Turning The Pages

By: Paige Cline

In pre-war Wyoming County, in addition to the federal programs designed to help us out of the depression, many new business concerns were opening and expanding. This seemed to signal the beginning of the emergence from the awful years of the Great Depression.

Also, interest in expanding sports for recreation and entertainment was growing. 

A second theatre was opened in Mullens and the Pine Theatre in Pineville became a reality. Prices were within the budgets of folks who didn’t have much left over for things other than food and clothing. People flocked to see the stars they had only heard about before. 

As a treat for the kids, and to stimulate business I’m sure, the entire grade school was marched down from the building that stood where the Church of God sits now. For almost everyone, that was the very first movie that we ever saw. And it was free. 

Movies then were new to all of us, including the adults. They were also very realistic so it was not uncommon to see patrons flinching behind a seat when a pistol was pointed straight at the camera. 

There was one time in a Daniel Boone movie when a man, caught up in the movie and wanting to help, couldn’t help himself when the hero was about to walk into a trap. He jumped to his feet and yelled, “Look out, Dan’l, he’s behind that tree!”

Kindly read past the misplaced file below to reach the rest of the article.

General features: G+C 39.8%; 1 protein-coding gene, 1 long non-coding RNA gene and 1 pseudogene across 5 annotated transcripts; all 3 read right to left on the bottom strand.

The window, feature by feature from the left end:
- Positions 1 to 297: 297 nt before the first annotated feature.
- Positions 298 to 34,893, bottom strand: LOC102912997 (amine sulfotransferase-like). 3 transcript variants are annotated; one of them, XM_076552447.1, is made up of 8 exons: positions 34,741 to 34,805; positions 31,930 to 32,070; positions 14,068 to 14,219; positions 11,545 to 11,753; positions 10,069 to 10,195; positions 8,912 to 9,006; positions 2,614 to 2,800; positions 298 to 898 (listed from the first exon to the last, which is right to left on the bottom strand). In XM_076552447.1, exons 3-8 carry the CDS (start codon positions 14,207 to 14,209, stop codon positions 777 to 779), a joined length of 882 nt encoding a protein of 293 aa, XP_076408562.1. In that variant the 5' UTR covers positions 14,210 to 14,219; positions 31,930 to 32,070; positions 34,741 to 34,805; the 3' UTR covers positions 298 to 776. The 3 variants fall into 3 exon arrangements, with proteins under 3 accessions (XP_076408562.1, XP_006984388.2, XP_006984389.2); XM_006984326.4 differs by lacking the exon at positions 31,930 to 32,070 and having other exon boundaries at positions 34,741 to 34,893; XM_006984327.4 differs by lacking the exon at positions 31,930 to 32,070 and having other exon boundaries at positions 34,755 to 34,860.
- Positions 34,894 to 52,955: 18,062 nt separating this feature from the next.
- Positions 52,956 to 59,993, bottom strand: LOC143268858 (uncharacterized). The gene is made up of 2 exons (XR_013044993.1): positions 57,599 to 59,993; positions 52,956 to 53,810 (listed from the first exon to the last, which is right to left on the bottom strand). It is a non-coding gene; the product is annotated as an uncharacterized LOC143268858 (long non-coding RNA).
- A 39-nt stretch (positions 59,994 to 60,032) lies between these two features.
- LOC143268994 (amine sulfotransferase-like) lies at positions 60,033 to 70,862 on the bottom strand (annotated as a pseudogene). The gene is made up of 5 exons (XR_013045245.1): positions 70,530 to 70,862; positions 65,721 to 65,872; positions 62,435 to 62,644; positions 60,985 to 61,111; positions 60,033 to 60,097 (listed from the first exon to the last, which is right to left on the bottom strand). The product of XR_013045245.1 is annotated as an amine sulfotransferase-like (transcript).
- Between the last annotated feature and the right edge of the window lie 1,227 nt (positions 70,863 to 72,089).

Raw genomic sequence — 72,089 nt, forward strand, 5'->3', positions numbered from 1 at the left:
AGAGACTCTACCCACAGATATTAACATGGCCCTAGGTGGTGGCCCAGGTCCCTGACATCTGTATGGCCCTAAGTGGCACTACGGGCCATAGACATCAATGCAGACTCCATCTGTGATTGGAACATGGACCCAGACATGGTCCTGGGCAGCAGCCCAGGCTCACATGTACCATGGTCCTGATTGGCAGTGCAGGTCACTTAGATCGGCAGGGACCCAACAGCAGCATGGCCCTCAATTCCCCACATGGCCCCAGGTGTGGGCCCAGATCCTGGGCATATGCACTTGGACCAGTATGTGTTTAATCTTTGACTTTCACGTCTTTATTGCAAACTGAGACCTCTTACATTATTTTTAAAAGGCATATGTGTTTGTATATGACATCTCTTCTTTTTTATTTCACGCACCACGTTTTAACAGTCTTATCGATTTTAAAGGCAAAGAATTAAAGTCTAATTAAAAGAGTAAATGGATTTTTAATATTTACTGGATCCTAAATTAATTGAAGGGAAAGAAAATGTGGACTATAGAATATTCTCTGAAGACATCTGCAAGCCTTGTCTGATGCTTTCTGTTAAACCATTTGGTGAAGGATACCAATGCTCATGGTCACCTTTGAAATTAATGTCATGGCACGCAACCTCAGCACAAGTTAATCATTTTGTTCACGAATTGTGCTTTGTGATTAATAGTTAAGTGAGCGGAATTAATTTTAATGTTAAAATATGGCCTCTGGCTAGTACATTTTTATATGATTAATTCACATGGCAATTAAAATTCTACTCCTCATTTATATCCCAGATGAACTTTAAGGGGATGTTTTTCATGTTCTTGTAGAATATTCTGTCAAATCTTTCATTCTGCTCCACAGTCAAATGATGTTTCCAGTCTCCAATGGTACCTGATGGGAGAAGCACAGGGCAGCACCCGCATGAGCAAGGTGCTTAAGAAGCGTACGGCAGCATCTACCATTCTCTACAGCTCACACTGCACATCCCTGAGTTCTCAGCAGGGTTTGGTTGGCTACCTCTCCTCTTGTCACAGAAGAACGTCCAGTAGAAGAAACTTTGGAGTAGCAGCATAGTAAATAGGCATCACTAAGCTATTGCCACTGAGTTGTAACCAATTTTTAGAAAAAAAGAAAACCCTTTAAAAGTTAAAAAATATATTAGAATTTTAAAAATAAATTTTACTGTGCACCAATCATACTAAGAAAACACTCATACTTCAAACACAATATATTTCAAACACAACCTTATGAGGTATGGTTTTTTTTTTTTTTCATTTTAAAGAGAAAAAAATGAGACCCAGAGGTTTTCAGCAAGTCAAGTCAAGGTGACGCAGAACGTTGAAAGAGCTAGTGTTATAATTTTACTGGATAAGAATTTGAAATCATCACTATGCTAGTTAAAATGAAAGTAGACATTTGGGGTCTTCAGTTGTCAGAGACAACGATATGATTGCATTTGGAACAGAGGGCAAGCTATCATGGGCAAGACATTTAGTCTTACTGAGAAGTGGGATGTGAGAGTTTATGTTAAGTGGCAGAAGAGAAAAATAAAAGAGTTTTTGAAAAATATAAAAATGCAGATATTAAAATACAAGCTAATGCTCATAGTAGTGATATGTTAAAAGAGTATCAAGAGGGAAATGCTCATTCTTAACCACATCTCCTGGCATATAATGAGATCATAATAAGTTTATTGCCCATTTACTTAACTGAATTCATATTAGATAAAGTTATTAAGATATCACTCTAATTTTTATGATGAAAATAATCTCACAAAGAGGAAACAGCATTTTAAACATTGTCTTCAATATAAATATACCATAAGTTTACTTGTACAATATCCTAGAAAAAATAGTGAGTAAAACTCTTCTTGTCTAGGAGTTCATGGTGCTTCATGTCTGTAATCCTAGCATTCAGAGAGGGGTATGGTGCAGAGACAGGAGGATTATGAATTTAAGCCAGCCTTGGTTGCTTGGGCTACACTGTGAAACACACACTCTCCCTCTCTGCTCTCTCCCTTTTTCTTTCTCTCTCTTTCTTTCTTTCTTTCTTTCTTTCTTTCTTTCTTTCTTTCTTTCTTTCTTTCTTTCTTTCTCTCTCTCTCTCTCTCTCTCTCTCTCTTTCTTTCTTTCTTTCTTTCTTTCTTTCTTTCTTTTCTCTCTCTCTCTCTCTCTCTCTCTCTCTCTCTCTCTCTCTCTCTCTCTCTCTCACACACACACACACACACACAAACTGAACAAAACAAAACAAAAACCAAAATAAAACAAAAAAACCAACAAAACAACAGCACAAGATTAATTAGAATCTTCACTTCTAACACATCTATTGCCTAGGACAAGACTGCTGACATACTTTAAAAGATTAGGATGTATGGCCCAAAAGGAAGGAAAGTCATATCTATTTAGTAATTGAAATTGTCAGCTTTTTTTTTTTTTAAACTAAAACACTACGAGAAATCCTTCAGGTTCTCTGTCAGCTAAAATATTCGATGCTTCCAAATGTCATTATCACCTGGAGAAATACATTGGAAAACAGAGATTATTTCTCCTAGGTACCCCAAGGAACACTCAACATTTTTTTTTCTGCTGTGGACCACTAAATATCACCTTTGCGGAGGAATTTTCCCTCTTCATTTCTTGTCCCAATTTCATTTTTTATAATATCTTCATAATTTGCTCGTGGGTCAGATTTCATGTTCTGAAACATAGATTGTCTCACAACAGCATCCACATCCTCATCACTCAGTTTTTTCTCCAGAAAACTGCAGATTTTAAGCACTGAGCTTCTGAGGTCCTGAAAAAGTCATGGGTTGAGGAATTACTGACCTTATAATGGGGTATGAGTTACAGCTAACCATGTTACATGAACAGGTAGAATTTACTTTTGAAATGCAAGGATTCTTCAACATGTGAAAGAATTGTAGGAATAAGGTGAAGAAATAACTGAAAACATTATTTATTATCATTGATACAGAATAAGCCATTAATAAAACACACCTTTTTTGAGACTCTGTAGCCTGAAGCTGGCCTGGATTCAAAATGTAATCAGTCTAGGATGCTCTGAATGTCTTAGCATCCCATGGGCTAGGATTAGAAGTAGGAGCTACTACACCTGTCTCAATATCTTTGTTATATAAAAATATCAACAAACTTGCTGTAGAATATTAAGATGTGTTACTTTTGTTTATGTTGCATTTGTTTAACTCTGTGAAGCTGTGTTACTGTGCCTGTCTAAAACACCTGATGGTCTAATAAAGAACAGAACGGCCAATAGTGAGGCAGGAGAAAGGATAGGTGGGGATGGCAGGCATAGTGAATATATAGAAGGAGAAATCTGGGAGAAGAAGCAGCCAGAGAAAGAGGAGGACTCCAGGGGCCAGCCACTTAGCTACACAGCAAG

We didn’t think it was funny. We were glad he was helping. 

In circuit court, a judgement of $3000 was given in a lawsuit. The paper commented that this was a very large judgement. On the same day, another party was awarded $40 in damages.

As a sign of more growth, Judge Bailey and Frank Crowley built the Pine Ridge Service Station at a cost exceeding $4000. It was leased to Claude Smith and John Lambert. 

A Pineville pharmacist, Dr. H.C. Blakeley, was elected to head a new baseball league. Four teams were represented; Wyco, Pineville, Alpoca and Oceana. They were hopeful of a eight-team league. In 1937, 35 teams were expected to play in the grade school tournament in Pineville in April. It was a big event that schools from all over the county looked forward to every year. 

Also, there was an independent men’s basketball tournament sponsored by the Pineville Tennis Club. George Nolley, Pineville High principal, was the tournament director. Entrants included the top independent teams from all over souther West Virginia. Squads from Beckley, Bluefield, Princeton, Matoaka, Mullens and other would play. Matoaka featured 

Leland Byrd. The local star had made a name for himself as an All American performer at WVU.

And then, another jailbreak attempt. This time it was foiled by sheriff Lon Byrd during a routine inspection. Bars had been sawed in two and replaced. Soap had been used to try to disguise the work. 

Byrd said that a hacksaw blade had been smuggled in for the purpose. Sixteen persons were involved and most were on their way to the penitentiary in Moundsville. 

Just a little excitement for us in a quiet, but growing community, when we were growin’ up.